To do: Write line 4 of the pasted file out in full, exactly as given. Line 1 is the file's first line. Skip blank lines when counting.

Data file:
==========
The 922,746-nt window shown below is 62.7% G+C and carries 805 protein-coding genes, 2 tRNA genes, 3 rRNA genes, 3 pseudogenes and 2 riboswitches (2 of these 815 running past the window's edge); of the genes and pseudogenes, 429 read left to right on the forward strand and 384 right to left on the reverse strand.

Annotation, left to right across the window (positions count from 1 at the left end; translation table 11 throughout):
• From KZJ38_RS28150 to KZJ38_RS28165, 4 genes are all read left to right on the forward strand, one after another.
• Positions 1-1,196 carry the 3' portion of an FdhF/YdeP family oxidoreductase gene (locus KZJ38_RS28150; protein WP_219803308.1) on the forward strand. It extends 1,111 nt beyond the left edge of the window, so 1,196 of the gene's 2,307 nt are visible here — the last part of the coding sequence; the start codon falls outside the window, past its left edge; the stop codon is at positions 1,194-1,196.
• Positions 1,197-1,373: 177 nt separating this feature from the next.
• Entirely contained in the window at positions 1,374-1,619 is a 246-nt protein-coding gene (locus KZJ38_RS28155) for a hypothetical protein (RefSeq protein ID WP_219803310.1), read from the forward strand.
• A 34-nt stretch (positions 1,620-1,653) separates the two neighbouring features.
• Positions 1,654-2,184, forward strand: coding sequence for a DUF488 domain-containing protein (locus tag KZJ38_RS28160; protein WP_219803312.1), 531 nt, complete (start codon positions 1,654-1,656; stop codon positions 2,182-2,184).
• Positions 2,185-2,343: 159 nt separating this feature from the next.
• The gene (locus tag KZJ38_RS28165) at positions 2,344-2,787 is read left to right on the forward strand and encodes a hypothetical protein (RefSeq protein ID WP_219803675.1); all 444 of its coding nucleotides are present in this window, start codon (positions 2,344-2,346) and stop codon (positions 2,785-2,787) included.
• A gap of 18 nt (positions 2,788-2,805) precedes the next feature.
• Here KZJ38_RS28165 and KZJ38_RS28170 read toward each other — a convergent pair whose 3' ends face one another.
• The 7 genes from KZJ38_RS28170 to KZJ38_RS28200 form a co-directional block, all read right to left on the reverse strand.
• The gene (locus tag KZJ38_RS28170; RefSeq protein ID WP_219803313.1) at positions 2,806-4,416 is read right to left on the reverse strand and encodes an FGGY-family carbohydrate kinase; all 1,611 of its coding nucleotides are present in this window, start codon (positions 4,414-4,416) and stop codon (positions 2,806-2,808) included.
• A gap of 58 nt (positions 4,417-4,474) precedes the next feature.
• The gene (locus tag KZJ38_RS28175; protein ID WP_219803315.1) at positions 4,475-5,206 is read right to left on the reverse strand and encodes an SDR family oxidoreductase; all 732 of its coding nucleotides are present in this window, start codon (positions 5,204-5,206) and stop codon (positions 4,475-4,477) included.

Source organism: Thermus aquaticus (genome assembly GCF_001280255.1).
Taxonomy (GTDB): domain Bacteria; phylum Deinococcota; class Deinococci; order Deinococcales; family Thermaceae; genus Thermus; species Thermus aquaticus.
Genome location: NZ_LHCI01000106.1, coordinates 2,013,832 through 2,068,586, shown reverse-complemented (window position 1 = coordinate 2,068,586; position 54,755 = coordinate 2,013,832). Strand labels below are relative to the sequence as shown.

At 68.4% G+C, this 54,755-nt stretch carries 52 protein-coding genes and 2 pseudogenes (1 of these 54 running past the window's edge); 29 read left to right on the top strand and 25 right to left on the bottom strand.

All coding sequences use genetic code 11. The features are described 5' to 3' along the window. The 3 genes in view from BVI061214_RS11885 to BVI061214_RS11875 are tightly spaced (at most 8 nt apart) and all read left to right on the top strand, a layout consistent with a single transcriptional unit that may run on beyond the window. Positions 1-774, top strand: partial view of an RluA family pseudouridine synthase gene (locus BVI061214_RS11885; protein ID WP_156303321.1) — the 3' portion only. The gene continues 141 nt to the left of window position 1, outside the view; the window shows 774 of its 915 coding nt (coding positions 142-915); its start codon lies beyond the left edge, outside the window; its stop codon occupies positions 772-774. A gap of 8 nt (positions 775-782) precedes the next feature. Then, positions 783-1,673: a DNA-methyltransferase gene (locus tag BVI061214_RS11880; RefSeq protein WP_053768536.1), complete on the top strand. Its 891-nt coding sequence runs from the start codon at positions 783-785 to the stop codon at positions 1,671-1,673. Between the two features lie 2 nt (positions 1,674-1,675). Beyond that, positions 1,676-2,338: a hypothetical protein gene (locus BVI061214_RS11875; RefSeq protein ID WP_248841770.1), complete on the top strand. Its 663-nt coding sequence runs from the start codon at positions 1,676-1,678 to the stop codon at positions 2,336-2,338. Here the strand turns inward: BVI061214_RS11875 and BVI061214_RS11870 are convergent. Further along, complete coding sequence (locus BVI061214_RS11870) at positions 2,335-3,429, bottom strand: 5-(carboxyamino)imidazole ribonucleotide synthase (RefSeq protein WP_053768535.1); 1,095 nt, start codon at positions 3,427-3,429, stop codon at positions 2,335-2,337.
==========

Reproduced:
• Positions 1-1,196 carry the 3' portion of an FdhF/YdeP family oxidoreductase gene (locus KZJ38_RS28150; protein WP_219803308.1) on the forward strand. It extends 1,111 nt beyond the left edge of the window, so 1,196 of the gene's 2,307 nt are visible here — the last part of the coding sequence; the start codon falls outside the window, past its left edge; the stop codon is at positions 1,194-1,196.